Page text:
"As we found out later on, we were taken along the Rudobelkovsky railway and unloaded late in the afternoon on 15 March. During the night, knee deep in sticky mud, we were driven into a camp. From this camp were driven into another one. On the way the Germans beat us, and those who lagged behind were shot. One woman was walking with three children. One of the children fell down. The Germans shot at him. Horrified, the mother and the two other children looked back; the monster soldiers shot them down one by one. The mother cried out in agony, but her shriek was interrupted by a direct shot. Another mother and son, the Bondarews, walked side by side. The child could not stand the tiring journey and fell down. The mother bent over him, she wanted to encourage him with a word; but neither the son nor the mother rose or saw the blue sky again; the Germans shot them."
I omit the next page of this document and I pass to the presentation of some evidence testifying to the fact that the Germans purposely concentrated in this camp the typhus-stricken people. I quote three paragraphs from Page 271 of this text:
"A. S. Mitrachovich, a resident of the village of Novo-Belitza who was liberated from the camp, testified:
" 'We who were sick with typhus were driven to the village of Mikul-Gorodok into a camp surrounded by barbed wire.'
"An inhabitant of the hamlet of Novogrudok, Z. P. Gavrilchik, testified:
" 'During 3 days typhus-stricken patients were brought in motor cars into camp, with the result that many who were healthy also became sick.'"
I omit the next two pages of the document and I pass over to what the members of the Tribunal will find on Page 254, on the reverse side, second column of the text, Paragraph 6. I quote:
"The German Army Command used to send their own agents to the camps near the front line to observe how the typhus was spreading among the inmates and also among the Red Army units."
Next there is the testimony of one of such agents, the traitor Rastorguev. I omit this quotation.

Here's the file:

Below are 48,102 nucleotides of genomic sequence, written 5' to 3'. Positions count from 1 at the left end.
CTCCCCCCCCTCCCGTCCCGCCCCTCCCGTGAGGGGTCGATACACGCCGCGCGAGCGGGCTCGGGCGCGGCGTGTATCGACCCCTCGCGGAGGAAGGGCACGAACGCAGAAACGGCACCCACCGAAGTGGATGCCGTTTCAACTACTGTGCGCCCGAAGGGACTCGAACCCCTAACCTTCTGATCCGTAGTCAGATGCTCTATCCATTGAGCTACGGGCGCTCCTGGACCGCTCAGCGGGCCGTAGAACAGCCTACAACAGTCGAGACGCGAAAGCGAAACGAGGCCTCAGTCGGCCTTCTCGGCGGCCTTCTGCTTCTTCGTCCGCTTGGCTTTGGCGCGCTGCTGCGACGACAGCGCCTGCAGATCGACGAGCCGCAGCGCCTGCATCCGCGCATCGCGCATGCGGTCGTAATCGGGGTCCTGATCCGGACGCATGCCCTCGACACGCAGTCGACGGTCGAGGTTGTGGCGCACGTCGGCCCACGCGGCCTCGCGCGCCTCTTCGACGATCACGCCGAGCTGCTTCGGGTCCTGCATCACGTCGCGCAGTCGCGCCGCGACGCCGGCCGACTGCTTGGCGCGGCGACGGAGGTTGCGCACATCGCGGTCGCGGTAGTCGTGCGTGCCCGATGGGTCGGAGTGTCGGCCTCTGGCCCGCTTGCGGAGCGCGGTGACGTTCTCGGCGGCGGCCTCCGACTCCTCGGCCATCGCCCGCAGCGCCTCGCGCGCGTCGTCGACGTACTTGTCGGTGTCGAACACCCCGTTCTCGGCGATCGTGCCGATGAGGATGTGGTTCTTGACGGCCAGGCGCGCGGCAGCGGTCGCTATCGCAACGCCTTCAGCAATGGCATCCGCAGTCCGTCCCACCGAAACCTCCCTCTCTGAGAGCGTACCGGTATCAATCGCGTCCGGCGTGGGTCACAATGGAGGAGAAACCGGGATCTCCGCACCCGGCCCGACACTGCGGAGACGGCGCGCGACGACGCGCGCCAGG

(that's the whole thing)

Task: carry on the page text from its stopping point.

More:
To conclude the presentation of evidence relative to this matter, I shall only quote a few excerpts from the findings of the medical experts of epidemical diseases. The Tribunal will find it on the back of Page 454, second column of the text. This is Page 274 of the Russian text. I begin the quotation:
"(a) The German authorities placed together in concentration camps both the healthy and the typhus-stricken Soviet citizens.
"(b) In order to expedite the dissemination of typhus in the camps, the Germans used to transfer the typhus patients from one camp to another.
"(c) On many occasions when typhus patients refused to go into the camp, the German authorities used force.
"(d) German aggressors used to move typhus patients from hospitals into the camps
and mixed them with the healthy camp inmates."
And the last paragraph:
"(e) The infecting of the Soviet population with typhus began in second half of February and was practiced to the middle of March."
The result of it was mass infection of the people interned in the camp, and the members of the Tribunal will find proof of this in the next paragraph where it is said that the Red Army Command sent 4,052 Soviet citizens to the hospitals, among them 2,370 children below 13 years of age, all liberated just from one hamlet of Ozarichi, in the Poless region